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the Complete Review
the complete review - fiction



Another November

by
Roger Grenier


general information | review summaries | our review | links | about the author

To purchase Another November



Title: Another November
Author: Roger Grenier
Genre: Novel
Written: 1986 (Eng. 1998)
Length: 92 pages
Original in: French
Availability: Another November - US
Another November - UK
Another November - Canada
Le Pierrot Noir - Canada
Le Pierrot Noir - France
Le Pierrot Noir - Deutschland
  • French title: Le Pierrot Noir
  • Translated and with a Preface by Alice Kaplan

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Our Assessment:

B+ : slight but well-written

See our review for fuller assessment.




Review Summaries
Source Rating Date Reviewer
The NY Times Book Rev. . 27/12/1998 William Ferguson


  From the Reviews:
  • "Roger Grenier's spare and elegant novel, Another November, is a meditation on personal and political loyalties. (...) (T)he melancholy tone of Another November appears to exist not because a thing can prove to be its opposite but because in the end there are no surprises." - William Ferguson, The New York Times Book Review

Please note that these ratings solely represent the complete review's biased interpretation and subjective opinion of the actual reviews and do not claim to accurately reflect or represent the views of the reviewers. Similarly the illustrative quotes chosen here are merely those the complete review subjectively believes represent the tenor and judgment of the review as a whole. We acknowledge (and remind and warn you) that they may, in fact, be entirely unrepresentative of the actual reviews by any other measure.

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The complete review's Review:

       In the space of less than a hundred pages the narrator of Another November recounts an entire lifetime, marked especially by the Second World War. His fate is inextricably tied with several others of his generation, each becoming more or less a lost soul in that too-great upheaval. It is a book of a specific time and place, and of a generation.
       The place is Pau (author Grenier's hometown). The narrator's parents run a laundry service, and like much of the city already before the war:

My parents' business had known better days. It was on the downhill slide, inexorably.
       Among the narrator's earliest memories of school are of two children, Anna Dusfresne and the very fat Charles Merlin. Although Charles would largely be privately tutored, he and the narrator became close friends. The rich Merlin family, living in the Villa Rapallo, essentially held court for the boy, making sure in this way that he had friends.
       When the boys are older a third buddy, Jean Legré suggests a 'success pact':
We're going to swear that the one of us who succeeds in life will help the two others.
       But nothing comes of it: the narrator argues that Charles is already so successful (or will at least inherit such success) that it would only work in one direction -- and he's not hat tempted by success anyway ("I was horrified at the word success"). Charles and Jean note that there are no guarantees: with the near-by Spanish Civil War going on, and high tension throughout Europe, one never knew what might happen .....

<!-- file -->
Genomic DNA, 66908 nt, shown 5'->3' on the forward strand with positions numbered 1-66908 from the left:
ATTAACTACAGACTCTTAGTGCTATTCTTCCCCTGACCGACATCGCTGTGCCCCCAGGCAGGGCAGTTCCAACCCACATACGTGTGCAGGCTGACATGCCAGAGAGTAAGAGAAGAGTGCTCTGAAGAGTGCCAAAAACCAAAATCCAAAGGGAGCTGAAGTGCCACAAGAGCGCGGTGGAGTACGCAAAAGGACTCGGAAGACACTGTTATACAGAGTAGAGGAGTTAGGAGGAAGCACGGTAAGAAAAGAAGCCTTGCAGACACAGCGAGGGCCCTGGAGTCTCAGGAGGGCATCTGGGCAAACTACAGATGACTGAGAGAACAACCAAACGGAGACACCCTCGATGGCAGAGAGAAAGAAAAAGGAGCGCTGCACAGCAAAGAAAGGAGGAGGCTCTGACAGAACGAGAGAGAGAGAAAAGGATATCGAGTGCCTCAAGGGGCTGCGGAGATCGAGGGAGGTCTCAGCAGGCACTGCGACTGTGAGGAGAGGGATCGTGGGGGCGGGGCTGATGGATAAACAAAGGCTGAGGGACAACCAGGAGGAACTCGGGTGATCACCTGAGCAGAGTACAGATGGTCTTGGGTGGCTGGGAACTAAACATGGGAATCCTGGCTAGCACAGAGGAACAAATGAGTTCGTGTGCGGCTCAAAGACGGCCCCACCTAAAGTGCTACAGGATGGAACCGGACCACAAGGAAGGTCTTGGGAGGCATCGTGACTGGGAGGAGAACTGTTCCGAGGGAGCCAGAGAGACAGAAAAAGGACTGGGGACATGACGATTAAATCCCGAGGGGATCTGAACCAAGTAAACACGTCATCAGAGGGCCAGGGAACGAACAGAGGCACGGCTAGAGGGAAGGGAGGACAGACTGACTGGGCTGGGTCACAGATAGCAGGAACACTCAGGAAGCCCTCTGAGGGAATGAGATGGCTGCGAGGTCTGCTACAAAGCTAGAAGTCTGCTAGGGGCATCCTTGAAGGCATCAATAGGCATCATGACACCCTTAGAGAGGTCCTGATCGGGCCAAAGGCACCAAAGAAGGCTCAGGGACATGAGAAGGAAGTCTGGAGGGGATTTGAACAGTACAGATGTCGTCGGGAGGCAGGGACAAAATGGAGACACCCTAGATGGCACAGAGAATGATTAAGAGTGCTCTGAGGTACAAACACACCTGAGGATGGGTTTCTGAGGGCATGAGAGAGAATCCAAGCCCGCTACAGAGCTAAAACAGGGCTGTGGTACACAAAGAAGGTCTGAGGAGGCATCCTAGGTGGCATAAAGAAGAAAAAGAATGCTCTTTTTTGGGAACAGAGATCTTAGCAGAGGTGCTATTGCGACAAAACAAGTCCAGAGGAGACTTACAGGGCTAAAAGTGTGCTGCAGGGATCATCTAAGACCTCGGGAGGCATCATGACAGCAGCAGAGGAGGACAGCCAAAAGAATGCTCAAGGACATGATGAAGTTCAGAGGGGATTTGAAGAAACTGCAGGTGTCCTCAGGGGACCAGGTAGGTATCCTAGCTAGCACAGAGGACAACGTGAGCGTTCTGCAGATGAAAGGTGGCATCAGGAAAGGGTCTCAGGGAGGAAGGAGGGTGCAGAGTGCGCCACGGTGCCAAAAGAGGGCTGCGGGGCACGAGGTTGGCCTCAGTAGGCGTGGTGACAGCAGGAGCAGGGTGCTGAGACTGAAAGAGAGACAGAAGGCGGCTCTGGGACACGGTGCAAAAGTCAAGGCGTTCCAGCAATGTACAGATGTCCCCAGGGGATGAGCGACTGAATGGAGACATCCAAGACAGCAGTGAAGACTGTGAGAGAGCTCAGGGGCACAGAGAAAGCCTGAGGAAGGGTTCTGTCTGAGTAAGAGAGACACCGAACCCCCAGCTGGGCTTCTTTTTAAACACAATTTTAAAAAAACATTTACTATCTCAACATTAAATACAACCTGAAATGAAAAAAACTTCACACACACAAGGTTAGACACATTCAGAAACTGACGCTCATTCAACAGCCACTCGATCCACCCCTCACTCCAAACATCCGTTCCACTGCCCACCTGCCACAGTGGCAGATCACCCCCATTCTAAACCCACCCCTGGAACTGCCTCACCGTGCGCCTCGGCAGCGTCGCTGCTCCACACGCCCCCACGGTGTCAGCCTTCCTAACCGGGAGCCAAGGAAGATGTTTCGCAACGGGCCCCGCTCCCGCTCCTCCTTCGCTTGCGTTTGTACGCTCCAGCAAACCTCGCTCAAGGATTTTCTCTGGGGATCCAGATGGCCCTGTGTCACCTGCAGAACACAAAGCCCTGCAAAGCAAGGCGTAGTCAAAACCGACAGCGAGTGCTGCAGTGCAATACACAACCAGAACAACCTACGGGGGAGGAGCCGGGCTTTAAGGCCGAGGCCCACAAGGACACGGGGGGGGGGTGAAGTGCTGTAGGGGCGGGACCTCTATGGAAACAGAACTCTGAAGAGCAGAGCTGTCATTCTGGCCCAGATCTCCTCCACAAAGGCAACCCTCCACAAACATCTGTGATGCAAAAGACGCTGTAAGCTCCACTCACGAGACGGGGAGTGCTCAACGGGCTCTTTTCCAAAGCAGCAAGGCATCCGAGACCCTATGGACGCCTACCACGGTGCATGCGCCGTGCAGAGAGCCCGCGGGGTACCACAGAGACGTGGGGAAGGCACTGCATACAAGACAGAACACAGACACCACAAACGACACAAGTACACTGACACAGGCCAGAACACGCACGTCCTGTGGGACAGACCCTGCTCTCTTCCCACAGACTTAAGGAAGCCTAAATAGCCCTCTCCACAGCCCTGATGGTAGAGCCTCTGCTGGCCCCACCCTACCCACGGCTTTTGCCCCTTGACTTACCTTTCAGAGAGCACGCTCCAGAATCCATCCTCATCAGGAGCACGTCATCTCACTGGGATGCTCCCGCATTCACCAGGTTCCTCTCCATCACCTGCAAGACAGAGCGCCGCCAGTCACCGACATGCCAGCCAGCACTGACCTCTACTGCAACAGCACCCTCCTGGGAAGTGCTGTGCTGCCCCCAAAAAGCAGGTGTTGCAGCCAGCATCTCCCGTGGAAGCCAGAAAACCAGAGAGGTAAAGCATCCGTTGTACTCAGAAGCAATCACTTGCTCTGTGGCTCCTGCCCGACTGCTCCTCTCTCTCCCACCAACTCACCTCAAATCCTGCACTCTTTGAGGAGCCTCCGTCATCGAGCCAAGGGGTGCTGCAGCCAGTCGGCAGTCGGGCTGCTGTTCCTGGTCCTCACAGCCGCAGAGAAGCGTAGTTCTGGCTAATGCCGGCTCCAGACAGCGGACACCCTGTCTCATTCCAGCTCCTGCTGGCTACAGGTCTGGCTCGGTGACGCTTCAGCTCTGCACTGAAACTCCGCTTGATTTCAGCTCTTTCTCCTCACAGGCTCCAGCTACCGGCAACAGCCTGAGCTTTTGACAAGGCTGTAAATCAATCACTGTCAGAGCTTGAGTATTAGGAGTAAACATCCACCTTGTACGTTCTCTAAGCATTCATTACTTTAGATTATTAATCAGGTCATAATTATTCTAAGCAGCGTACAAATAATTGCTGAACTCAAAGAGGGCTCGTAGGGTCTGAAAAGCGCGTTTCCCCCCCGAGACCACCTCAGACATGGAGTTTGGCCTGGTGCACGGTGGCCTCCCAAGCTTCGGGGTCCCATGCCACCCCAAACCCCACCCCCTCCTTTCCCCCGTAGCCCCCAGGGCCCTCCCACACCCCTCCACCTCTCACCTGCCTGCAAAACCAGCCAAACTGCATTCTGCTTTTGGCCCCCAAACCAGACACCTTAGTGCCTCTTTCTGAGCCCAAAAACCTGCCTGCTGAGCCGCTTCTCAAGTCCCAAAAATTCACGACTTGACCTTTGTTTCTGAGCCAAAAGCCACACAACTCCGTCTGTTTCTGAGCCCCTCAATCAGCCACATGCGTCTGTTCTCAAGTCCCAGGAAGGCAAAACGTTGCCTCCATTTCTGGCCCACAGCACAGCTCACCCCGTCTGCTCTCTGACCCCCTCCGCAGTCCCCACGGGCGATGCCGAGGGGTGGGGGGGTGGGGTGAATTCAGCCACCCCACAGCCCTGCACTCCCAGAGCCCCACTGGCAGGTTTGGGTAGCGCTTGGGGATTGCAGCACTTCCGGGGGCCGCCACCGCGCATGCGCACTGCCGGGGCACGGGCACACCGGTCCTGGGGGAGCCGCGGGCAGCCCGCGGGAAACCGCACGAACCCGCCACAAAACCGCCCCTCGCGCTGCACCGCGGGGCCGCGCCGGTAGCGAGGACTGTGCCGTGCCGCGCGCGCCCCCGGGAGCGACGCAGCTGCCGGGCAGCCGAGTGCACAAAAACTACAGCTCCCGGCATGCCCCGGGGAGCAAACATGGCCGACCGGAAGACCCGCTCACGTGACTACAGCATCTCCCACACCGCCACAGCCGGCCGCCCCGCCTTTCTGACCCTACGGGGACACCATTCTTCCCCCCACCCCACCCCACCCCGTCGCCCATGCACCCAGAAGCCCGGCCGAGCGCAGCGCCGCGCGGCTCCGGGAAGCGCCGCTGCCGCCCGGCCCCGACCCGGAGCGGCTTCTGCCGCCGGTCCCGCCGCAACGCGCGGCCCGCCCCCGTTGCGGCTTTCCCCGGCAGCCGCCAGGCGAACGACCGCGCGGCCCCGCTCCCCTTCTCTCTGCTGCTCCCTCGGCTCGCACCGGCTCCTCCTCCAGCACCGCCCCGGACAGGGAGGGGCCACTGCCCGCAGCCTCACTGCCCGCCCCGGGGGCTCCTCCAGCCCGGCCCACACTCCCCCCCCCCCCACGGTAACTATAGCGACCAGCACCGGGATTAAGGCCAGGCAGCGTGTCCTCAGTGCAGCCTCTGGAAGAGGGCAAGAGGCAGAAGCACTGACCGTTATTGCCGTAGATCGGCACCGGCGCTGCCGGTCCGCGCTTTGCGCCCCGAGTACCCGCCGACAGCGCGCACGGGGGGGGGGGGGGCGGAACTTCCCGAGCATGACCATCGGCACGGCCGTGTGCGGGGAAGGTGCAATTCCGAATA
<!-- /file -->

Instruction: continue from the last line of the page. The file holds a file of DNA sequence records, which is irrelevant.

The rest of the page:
As young adults in these times they're all a bit aimless -- "We were starting to go to seed". Charles at least gets the girls -- and too often it's the girls the narrator is interested in. (He is also interested in Charles' very different older sister, Anne-Marie, but she's also out of his league and reach.)
       Grenier gets this different kind of fin-de-siècle atmosphere and attitude down nicely, as when the narrator describes one of Charles' girls, Génia, whom he also has a thing for:
Before, she used to say, "I often think about killing myself." Forcing myself a little, I used to reply, "Me too."
     She didn't talk about that anymore. The good times when we wanted to die were already over.
       The war comes along, and the narrator is drafted. "The war took us unawares", he claims, and in their adolescent way it's possibly even true, to some extent, though the signs of what was coming seemed fairly clear. But the war is never particularly significant: he barely describes his military years -- "I had the impression of spending those years between parentheses".
       Charles escaped military service, but in their effort to protect him the Merlin family wound up cozying up to the Germans, which, after liberation, proved their and his undoing. But it's not just his life that was ruined in such reckless and easy manner; there are other victims: Jean's wife, the woman the narrator marries. No one really survived unscathed.
       It's a short book, and told in an almost casual manner, but actually packs a lot of life and many fates into its few pages. Mirroring the narrator's drifting aimlessness, the book skips over much, and yet his self-portrait seems almost complete. Occasionally, with the many other lives at stake, it feels more an outline of a larger work, but for the most part Grenier pulls off the neat trick of covering so much in so little space. Written with great command and a deceptive simplicity, it also read very well: an impressive little book.

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Links:

Another November: Reviews: Other books of interest under review:

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About the Author:

       French author Roger Grenier was born in 1919.

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